Biology trumps gender identity in sport – IAAF welcomes Swiss court's Semenya ruling
Caster Semenya has been denied the chance to defend her 800 metres World Athletics Championships title following a ruling by a Swiss court that has been welcomed by the IAAF.
The double Olympic champion had been given permission to race without restriction after lodging an appeal with the Federal Supreme Court of Switzerland (SFT) against the Court of Arbitration for Sport's (CAS) verdict in her case against the IAAF.
CAS ruled the IAAF could implement a regulation that would require Semenya to take medication to lower her testosterone levels to take part in women's track events ranging from 400m to a mile.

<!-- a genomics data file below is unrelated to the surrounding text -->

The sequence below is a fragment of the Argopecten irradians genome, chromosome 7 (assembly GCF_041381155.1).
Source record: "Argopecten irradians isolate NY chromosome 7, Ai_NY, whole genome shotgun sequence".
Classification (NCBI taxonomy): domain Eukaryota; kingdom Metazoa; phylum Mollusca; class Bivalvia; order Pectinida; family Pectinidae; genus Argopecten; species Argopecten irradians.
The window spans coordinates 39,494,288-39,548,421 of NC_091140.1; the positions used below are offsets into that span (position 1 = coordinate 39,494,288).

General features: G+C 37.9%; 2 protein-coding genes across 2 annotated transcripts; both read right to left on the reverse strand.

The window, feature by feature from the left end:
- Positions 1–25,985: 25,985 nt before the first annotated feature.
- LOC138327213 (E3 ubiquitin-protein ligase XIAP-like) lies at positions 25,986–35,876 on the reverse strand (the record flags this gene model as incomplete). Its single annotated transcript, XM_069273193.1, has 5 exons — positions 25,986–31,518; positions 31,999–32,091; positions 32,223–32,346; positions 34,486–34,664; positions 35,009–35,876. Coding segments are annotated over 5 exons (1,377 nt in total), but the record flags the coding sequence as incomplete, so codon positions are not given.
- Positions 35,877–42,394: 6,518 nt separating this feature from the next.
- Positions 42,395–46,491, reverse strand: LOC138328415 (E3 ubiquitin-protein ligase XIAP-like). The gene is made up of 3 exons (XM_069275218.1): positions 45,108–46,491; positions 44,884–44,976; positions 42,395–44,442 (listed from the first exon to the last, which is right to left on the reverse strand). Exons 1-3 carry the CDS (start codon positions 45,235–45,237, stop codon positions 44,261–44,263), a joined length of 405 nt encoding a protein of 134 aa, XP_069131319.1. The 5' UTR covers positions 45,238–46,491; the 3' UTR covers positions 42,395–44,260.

But on Tuesday a judge with the Swiss Federal Tribunal overturned the SFT's decision to allow Semenya to compete while it assessed the case in a move praised by the governing body of international athletics.
"The IAAF welcomes the Swiss Federal Tribunal's decision to revoke its Super-Provisional Order of 31 May 2019 after hearing the IAAF's arguments," a statement read.
"This decision creates much-needed parity and clarity for all athletes as they prepare for the World Championships in Doha this September.
"In the remainder of the proceedings before the SFT, the IAAF will maintain its position that there are some contexts, sport being one of them, where biology has to trump gender identity."
In her own response to the latest ruling, Semenya remained defiant.
"I am very disappointed to be kept from defending my hard-earned title, but this will not deter me from continuing my fight for the human rights of all of the female athletes concerned," she said.